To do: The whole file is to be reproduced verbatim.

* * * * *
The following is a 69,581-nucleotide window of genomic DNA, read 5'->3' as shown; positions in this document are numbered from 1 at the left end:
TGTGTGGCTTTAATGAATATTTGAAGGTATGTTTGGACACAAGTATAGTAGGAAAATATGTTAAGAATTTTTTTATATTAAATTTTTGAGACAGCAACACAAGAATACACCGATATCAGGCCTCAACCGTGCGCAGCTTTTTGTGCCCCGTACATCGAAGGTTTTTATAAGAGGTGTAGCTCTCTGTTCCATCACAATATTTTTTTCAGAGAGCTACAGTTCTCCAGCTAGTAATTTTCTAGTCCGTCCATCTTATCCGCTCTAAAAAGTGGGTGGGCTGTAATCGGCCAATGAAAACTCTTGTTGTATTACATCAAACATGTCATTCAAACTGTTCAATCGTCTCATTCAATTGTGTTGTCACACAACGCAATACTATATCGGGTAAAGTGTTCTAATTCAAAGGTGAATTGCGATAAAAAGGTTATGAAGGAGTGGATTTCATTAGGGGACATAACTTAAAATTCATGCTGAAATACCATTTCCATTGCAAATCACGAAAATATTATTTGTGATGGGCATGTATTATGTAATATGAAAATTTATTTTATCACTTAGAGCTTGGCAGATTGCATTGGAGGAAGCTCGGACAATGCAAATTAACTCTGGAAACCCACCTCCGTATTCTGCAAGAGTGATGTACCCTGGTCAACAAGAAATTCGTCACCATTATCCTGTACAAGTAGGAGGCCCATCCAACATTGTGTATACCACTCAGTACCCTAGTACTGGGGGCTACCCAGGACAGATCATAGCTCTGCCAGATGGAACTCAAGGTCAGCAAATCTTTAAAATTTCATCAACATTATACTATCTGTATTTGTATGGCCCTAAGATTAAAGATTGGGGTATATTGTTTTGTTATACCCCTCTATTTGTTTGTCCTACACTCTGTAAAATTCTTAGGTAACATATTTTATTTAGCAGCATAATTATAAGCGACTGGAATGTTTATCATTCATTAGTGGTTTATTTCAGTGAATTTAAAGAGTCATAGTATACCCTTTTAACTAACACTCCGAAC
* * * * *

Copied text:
The following is a 69,581-nucleotide window of genomic DNA, read 5'->3' as shown; positions in this document are numbered from 1 at the left end:
TGTGTGGCTTTAATGAATATTTGAAGGTATGTTTGGACACAAGTATAGTAGGAAAATATGTTAAGAATTTTTTTATATTAAATTTTTGAGACAGCAACACAAGAATACACCGATATCAGGCCTCAACCGTGCGCAGCTTTTTGTGCCCCGTACATCGAAGGTTTTTATAAGAGGTGTAGCTCTCTGTTCCATCACAATATTTTTTTCAGAGAGCTACAGTTCTCCAGCTAGTAATTTTCTAGTCCGTCCATCTTATCCGCTCTAAAAAGTGGGTGGGCTGTAATCGGCCAATGAAAACTCTTGTTGTATTACATCAAACATGTCATTCAAACTGTTCAATCGTCTCATTCAATTGTGTTGTCACACAACGCAATACTATATCGGGTAAAGTGTTCTAATTCAAAGGTGAATTGCGATAAAAAGGTTATGAAGGAGTGGATTTCATTAGGGGACATAACTTAAAATTCATGCTGAAATACCATTTCCATTGCAAATCACGAAAATATTATTTGTGATGGGCATGTATTATGTAATATGAAAATTTATTTTATCACTTAGAGCTTGGCAGATTGCATTGGAGGAAGCTCGGACAATGCAAATTAACTCTGGAAACCCACCTCCGTATTCTGCAAGAGTGATGTACCCTGGTCAACAAGAAATTCGTCACCATTATCCTGTACAAGTAGGAGGCCCATCCAACATTGTGTATACCACTCAGTACCCTAGTACTGGGGGCTACCCAGGACAGATCATAGCTCTGCCAGATGGAACTCAAGGTCAGCAAATCTTTAAAATTTCATCAACATTATACTATCTGTATTTGTATGGCCCTAAGATTAAAGATTGGGGTATATTGTTTTGTTATACCCCTCTATTTGTTTGTCCTACACTCTGTAAAATTCTTAGGTAACATATTTTATTTAGCAGCATAATTATAAGCGACTGGAATGTTTATCATTCATTAGTGGTTTATTTCAGTGAATTTAAAGAGTCATAGTATACCCTTTTAACTAACACTCCGAAC